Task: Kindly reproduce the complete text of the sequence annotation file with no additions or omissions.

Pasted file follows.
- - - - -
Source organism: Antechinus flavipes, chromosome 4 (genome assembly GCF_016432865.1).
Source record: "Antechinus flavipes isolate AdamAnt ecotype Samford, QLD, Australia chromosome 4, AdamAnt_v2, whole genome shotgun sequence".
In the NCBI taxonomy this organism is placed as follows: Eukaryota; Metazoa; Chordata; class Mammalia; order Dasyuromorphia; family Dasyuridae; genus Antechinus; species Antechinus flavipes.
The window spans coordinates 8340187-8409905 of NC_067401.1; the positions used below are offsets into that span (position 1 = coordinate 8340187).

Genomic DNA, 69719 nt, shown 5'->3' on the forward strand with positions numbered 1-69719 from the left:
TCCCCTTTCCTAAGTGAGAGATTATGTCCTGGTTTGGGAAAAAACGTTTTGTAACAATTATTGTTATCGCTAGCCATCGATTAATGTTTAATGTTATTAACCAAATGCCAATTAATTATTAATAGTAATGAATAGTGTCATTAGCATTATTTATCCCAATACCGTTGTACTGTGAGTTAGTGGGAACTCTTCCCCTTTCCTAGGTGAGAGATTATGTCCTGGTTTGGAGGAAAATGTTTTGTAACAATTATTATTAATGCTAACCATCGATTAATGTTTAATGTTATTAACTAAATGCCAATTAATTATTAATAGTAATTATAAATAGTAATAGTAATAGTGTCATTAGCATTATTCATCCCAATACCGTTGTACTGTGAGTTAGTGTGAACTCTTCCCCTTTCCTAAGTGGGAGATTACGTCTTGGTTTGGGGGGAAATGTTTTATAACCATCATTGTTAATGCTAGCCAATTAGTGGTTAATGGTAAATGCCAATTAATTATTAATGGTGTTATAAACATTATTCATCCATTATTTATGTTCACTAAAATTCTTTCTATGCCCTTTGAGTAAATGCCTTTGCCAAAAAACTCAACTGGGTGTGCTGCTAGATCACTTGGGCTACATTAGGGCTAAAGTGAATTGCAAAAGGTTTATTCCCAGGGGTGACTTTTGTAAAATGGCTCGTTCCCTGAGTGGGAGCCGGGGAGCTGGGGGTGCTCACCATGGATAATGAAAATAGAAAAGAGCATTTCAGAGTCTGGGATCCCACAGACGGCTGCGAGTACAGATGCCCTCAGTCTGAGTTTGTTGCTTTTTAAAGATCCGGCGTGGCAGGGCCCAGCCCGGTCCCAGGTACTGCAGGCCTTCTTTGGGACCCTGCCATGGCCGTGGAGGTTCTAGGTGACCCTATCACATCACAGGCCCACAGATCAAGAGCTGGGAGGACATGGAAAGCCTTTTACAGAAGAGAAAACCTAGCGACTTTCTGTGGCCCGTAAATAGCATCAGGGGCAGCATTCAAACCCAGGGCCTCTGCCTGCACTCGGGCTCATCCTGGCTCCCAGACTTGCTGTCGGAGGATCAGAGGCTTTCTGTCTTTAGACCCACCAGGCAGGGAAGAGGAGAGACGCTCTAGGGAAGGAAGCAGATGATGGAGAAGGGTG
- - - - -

Source organism: Antechinus flavipes, chromosome 4 (genome assembly GCF_016432865.1).
Source record: "Antechinus flavipes isolate AdamAnt ecotype Samford, QLD, Australia chromosome 4, AdamAnt_v2, whole genome shotgun sequence".
In the NCBI taxonomy this organism is placed as follows: Eukaryota; Metazoa; Chordata; class Mammalia; order Dasyuromorphia; family Dasyuridae; genus Antechinus; species Antechinus flavipes.
The window spans coordinates 8340187-8409905 of NC_067401.1; the positions used below are offsets into that span (position 1 = coordinate 8340187).

Genomic DNA, 69719 nt, shown 5'->3' on the forward strand with positions numbered 1-69719 from the left:
TCCCCTTTCCTAAGTGAGAGATTATGTCCTGGTTTGGGAAAAAACGTTTTGTAACAATTATTGTTATCGCTAGCCATCGATTAATGTTTAATGTTATTAACCAAATGCCAATTAATTATTAATAGTAATGAATAGTGTCATTAGCATTATTTATCCCAATACCGTTGTACTGTGAGTTAGTGGGAACTCTTCCCCTTTCCTAGGTGAGAGATTATGTCCTGGTTTGGAGGAAAATGTTTTGTAACAATTATTATTAATGCTAACCATCGATTAATGTTTAATGTTATTAACTAAATGCCAATTAATTATTAATAGTAATTATAAATAGTAATAGTAATAGTGTCATTAGCATTATTCATCCCAATACCGTTGTACTGTGAGTTAGTGTGAACTCTTCCCCTTTCCTAAGTGGGAGATTACGTCTTGGTTTGGGGGGAAATGTTTTATAACCATCATTGTTAATGCTAGCCAATTAGTGGTTAATGGTAAATGCCAATTAATTATTAATGGTGTTATAAACATTATTCATCCATTATTTATGTTCACTAAAATTCTTTCTATGCCCTTTGAGTAAATGCCTTTGCCAAAAAACTCAACTGGGTGTGCTGCTAGATCACTTGGGCTACATTAGGGCTAAAGTGAATTGCAAAAGGTTTATTCCCAGGGGTGACTTTTGTAAAATGGCTCGTTCCCTGAGTGGGAGCCGGGGAGCTGGGGGTGCTCACCATGGATAATGAAAATAGAAAAGAGCATTTCAGAGTCTGGGATCCCACAGACGGCTGCGAGTACAGATGCCCTCAGTCTGAGTTTGTTGCTTTTTAAAGATCCGGCGTGGCAGGGCCCAGCCCGGTCCCAGGTACTGCAGGCCTTCTTTGGGACCCTGCCATGGCCGTGGAGGTTCTAGGTGACCCTATCACATCACAGGCCCACAGATCAAGAGCTGGGAGGACATGGAAAGCCTTTTACAGAAGAGAAAACCTAGCGACTTTCTGTGGCCCGTAAATAGCATCAGGGGCAGCATTCAAACCCAGGGCCTCTGCCTGCACTCGGGCTCATCCTGGCTCCCAGACTTGCTGTCGGAGGATCAGAGGCTTTCTGTCTTTAGACCCACCAGGCAGGGAAGAGGAGAGACGCTCTAGGGAAGGAAGCAGATGATGGAGAAGGGTG